What is reverse child adoption

We are looking for parents for children and not children for parents

There was hardly a daily newspaper that did not report on it: Chancellor Gerhard Schröder and his wife adopted a child, a Russian child, who spent the first three years of his life in a children's home in St. Petersburg. Together with around 7,000 other children who

There was hardly a daily newspaper that would not have reported on it: Chancellor Gerhard Schröder and his wife adopted a child, a Russian child, who spent the first three years of his life in a children's home in St. Petersburg. Together with around 7,000 other children who were less fortunate than little Viktoria, who is now looking forward to a carefree childhood in the Schröders' house in Hanover.

But was little Victoria from St. Petersburg really lucky? Asking the question must be allowed. Just like thinking about the motives that may have moved the politically under pressure, 60-year-old Chancellor and his younger, but socially also heavily stressed wife to adopt a child.

Research into motivation in adoptions is generally a difficult undertaking. It would be important for the success of the company that everyone involved is clear about why an adoption took place in the first place. The child in particular will certainly ask for it later. If you don't know why you were born, you would at least like to know why the strange parents wanted you. Was it a substitute for your own or a playmate for existing children? Was adoption an attempt to cement a crumbling marriage? Or was pity involved and, in the case of international adoptions, even the desire to help alleviate the misery in developing countries?

The latter could have been the case with Doris Schröder-Köpf. Last year she was said to have visited Russian orphanages on behalf of a humanitarian foundation and was confronted there with the misery of orphaned or abandoned children. But is compassion a stable basis for a lifelong relationship that is heavily burdened from the beginning by the special circumstances of the child? Little Victoria is only three years old; but she's already three years old. This means that she brings experiences and memories with her that nobody knows how traumatic they will affect her later life.

"The integration of a foreign adopted child into his new family is a difficult, protracted and often turbulent process that demands a lot of time, strength and emotional commitment from the adoptive parents", was the way to read in the German magazine "Kinderpsychologie und Kinderpsychiatrie" in 1991. “Taking a needy child into a foreign culture is a far-reaching step for everyone involved. For the adopted child, it is not just a happy fortune, but a definitive step out of a cultural and social milieu of origin. Adoptive parents are always responsible for their motives and the manner of adoption vis-à-vis the 'foreign child', "writes Heinrich Nufer, the head of the Marie Meierhofer Institute for Children in the brochure recently published by the Swiss Agency for Adoption" Adoption of children from foreign cultures ».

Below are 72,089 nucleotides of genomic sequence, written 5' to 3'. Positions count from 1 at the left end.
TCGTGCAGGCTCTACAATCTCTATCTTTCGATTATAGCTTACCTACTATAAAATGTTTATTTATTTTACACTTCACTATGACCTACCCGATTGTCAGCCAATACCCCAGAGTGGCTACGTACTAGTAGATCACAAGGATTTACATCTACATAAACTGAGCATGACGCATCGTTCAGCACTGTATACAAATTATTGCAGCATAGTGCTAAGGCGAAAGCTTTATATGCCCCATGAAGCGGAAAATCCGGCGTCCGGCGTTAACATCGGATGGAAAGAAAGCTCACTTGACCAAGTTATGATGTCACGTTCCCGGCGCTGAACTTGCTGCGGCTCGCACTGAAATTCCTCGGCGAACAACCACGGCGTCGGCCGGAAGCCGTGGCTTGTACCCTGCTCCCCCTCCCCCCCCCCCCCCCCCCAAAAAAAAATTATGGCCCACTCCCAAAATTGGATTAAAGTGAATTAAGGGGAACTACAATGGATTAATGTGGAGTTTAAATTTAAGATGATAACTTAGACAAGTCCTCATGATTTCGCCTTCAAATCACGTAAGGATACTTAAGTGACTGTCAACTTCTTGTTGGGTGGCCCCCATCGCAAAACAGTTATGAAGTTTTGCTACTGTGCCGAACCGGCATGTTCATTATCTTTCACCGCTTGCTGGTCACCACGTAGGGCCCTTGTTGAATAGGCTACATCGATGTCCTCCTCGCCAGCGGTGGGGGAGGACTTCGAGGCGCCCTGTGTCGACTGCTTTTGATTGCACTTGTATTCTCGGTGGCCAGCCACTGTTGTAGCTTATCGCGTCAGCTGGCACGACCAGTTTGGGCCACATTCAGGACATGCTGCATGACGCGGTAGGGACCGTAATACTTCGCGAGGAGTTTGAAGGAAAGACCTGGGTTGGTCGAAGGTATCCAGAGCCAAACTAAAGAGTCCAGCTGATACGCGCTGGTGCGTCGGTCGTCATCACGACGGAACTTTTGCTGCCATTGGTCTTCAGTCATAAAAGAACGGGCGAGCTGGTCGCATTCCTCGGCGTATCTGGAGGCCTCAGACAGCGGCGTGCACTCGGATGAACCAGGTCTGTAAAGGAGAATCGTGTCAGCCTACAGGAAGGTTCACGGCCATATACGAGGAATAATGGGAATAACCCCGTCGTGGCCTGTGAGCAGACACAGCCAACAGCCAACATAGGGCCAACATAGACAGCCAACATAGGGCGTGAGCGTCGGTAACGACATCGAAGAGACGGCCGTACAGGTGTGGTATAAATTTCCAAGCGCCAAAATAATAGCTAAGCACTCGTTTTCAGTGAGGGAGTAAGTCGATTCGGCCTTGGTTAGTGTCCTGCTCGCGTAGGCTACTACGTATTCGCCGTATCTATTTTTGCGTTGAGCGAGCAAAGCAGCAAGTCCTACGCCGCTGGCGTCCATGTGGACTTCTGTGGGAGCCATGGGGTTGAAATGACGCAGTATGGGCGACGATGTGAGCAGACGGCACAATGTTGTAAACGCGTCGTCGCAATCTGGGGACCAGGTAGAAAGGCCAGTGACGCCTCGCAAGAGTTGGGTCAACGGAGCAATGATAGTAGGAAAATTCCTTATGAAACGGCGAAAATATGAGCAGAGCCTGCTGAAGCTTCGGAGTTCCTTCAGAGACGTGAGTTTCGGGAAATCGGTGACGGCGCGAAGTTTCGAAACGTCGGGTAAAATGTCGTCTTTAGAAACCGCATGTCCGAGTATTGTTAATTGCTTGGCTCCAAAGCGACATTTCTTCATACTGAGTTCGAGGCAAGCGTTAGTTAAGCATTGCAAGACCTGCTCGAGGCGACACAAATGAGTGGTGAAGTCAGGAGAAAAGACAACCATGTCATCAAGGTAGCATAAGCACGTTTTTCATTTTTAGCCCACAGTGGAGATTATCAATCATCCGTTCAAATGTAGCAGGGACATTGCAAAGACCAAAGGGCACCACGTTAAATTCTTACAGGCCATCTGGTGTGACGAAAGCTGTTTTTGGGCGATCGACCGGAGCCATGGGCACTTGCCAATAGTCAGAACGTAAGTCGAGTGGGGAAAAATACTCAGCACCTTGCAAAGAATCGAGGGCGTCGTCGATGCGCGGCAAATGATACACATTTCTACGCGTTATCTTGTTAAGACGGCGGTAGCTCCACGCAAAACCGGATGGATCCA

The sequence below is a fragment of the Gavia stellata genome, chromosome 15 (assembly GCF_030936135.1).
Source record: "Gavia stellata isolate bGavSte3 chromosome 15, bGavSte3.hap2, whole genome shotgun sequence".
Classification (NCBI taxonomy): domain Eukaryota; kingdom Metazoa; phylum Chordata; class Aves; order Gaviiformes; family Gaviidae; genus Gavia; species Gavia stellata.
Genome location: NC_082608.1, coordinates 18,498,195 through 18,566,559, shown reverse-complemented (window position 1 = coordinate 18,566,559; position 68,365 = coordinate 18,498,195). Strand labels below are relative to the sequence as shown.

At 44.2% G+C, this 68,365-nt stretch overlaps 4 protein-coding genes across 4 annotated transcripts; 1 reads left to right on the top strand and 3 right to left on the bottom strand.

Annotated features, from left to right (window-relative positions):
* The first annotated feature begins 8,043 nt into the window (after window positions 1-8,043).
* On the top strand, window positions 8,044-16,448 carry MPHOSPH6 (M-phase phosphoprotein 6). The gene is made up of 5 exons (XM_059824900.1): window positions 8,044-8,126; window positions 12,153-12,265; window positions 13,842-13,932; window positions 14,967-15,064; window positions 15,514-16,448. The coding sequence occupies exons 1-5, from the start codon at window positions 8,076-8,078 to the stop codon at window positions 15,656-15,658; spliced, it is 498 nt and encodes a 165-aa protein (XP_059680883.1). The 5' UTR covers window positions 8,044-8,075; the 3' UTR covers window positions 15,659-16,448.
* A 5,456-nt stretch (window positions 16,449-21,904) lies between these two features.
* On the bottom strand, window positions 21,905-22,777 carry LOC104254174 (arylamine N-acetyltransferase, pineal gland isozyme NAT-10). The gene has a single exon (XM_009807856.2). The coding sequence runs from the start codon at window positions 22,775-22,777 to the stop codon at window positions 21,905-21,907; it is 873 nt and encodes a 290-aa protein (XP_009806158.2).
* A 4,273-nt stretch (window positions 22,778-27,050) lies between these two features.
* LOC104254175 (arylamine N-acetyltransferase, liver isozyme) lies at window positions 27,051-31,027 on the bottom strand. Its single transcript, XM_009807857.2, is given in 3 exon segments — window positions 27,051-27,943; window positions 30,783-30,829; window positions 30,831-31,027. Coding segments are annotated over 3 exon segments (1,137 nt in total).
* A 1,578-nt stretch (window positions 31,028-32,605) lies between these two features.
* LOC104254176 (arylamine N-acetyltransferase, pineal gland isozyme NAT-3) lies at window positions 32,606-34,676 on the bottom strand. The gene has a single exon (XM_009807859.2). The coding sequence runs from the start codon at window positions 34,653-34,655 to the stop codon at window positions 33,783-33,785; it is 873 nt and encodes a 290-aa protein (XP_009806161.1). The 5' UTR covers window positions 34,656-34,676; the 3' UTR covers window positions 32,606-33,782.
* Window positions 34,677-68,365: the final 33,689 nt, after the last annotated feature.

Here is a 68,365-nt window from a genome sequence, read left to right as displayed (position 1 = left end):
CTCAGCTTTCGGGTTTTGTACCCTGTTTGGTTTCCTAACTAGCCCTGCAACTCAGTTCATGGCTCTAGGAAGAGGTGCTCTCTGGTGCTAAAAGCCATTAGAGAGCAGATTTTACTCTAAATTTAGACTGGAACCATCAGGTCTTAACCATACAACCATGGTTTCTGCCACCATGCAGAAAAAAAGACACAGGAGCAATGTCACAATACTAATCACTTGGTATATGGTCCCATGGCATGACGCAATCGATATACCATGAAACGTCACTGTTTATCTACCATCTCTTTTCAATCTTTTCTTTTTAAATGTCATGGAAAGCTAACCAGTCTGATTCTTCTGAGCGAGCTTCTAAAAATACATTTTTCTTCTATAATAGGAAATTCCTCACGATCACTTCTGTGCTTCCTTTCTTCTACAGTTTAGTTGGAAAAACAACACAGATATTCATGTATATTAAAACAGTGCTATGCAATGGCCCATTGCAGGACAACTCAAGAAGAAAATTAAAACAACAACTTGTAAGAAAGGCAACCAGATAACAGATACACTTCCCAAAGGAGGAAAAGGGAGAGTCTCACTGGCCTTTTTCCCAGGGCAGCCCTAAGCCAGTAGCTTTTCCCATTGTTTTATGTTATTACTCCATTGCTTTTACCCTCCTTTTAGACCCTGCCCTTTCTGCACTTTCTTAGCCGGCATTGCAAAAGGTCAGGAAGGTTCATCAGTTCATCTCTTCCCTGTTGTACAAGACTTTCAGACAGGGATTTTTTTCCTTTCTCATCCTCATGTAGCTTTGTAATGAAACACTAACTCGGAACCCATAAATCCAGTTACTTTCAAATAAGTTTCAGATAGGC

In this extremely readable publication, prospective adoptive parents are not only familiarized with Swiss legislation and the Hague Convention on the Protection of Children and Cooperation in the Field of International Adoption, but also with the far-reaching consequences of adoption for the lives of everyone involved pointed out. The story of an adoption is far from over with the legal procedure and the arrival of a cute baby or a cute toddler. On the contrary, this is where it really begins. Adoption - I speak from experience - is a life theme that overshadows everything that defines a person's biography, from family relationships to finding one's own identity. In the case of an adoption abroad, cultural uprooting, the feeling of being a stranger and the lack of knowledge about family origins can have an additional negative impact.

Therefore, as the UN Convention on the Rights of the Child demands, and this is also how the experts see it, an adoption, especially of a child from a foreign culture, should represent an ultima ratio that is only taken into account if the child is not placed in the own country is possible. At a time when we receive news of adopting show stars from the USA almost every day, the trend seems to be pointing in the opposite direction. The example of the German Chancellor should give the transfer of children from poor to rich countries an additional boost.

Whether “the most touching story of the year”, as the “Bild” newspaper headlined, will find a positive continuation, we will find out, if at all, in twenty years at the earliest. There are still no figures on failed adoptions. Specialized agencies and legal regulations have the best interests of the child in mind. Mostly only those who are affected by it speak about the pain of adult adoptees.